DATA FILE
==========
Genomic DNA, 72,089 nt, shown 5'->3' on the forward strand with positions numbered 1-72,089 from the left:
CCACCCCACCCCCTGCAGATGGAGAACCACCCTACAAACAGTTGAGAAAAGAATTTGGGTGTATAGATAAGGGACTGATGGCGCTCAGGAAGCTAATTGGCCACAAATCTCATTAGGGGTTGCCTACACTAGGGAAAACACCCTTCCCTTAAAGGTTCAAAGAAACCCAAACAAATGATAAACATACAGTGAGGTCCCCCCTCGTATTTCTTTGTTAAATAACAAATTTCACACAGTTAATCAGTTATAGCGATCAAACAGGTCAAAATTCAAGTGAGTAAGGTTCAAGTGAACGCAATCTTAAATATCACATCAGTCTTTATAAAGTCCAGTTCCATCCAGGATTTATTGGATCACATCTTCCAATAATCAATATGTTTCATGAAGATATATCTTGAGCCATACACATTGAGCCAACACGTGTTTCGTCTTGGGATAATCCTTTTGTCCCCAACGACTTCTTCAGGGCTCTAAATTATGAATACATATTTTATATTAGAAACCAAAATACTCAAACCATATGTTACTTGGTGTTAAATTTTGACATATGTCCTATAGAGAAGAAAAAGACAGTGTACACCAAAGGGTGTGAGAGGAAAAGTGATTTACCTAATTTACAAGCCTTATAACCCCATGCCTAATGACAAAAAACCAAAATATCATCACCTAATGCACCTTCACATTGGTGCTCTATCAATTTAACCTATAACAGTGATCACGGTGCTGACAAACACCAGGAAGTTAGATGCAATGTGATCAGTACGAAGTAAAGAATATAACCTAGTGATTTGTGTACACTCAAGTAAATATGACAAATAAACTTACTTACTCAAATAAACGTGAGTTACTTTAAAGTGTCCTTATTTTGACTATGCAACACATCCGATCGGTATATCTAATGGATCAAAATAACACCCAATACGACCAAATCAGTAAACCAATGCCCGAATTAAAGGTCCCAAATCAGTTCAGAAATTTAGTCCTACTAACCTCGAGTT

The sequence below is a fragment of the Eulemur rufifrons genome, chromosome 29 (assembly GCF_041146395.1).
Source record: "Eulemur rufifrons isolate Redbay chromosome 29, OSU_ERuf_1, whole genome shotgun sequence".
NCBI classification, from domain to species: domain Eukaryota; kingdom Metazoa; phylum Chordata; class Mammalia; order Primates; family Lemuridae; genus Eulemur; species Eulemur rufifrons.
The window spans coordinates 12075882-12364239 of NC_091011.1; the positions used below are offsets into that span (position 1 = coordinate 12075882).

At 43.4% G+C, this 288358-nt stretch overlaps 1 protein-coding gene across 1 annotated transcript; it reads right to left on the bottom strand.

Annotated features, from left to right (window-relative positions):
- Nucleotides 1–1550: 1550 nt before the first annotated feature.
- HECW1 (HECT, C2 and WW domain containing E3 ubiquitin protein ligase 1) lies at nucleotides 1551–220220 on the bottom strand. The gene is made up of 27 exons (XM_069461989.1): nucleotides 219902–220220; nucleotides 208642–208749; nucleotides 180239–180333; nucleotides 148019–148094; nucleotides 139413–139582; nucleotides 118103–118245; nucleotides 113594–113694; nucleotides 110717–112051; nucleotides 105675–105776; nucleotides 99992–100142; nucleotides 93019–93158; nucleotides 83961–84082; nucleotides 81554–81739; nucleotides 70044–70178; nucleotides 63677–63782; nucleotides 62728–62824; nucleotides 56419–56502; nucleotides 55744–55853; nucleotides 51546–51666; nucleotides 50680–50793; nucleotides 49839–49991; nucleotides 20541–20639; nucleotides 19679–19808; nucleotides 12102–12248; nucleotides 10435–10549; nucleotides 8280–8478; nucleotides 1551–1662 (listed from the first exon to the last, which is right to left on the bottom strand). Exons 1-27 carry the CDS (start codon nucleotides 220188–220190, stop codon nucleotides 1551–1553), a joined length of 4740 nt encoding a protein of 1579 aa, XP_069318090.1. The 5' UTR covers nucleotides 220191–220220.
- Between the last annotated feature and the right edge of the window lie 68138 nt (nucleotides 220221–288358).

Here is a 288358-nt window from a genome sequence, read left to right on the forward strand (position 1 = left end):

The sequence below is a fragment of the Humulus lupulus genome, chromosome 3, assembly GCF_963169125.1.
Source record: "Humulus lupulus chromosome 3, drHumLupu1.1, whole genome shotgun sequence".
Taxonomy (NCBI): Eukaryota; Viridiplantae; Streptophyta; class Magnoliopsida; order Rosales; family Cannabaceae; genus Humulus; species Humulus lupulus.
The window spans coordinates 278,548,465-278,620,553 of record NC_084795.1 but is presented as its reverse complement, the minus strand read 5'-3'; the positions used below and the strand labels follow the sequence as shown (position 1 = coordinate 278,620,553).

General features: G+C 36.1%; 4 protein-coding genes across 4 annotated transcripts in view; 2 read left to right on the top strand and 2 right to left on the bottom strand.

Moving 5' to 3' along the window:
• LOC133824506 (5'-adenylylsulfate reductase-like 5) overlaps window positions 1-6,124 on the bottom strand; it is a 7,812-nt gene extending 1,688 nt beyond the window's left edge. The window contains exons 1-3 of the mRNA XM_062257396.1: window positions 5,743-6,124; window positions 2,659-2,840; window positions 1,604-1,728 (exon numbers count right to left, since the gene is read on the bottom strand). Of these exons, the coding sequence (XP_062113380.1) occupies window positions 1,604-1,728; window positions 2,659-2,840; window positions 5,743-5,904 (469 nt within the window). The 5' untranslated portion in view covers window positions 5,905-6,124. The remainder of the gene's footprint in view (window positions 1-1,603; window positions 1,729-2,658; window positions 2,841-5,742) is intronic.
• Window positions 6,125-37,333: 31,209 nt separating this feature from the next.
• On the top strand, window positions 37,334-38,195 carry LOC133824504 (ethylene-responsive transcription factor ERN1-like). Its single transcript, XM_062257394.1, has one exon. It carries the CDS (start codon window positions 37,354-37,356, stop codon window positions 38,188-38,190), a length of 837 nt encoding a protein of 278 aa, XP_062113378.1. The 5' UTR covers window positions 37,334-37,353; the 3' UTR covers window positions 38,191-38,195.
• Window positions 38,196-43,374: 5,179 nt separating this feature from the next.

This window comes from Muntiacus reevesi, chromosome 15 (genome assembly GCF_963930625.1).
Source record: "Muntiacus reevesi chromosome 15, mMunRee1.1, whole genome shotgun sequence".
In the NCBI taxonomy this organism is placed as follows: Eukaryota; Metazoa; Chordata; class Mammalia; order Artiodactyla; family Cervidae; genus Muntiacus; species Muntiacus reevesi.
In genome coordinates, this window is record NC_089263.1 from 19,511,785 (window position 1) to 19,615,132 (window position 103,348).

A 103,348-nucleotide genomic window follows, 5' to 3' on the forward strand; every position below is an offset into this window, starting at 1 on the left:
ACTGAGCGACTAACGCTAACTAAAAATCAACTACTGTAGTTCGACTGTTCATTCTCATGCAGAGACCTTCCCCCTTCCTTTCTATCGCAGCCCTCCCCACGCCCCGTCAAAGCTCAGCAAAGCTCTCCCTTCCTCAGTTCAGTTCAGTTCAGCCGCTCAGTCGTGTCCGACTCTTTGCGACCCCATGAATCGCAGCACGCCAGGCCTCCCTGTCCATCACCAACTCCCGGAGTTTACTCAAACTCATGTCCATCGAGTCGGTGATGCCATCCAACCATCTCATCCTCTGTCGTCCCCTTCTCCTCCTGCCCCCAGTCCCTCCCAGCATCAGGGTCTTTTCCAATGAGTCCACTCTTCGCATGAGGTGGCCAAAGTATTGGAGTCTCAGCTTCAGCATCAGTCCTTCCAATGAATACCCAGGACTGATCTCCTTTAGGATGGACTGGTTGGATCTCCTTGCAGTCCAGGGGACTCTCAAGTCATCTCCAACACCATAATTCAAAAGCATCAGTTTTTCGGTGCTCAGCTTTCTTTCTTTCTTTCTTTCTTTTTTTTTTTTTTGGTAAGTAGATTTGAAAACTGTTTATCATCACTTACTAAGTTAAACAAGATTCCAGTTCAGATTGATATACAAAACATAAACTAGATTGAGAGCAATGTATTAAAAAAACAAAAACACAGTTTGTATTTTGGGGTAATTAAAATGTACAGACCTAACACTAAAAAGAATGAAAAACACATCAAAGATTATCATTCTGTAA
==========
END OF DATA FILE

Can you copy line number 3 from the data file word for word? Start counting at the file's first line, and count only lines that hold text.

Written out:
The sequence below is a fragment of the Eulemur rufifrons genome, chromosome 29 (assembly GCF_041146395.1).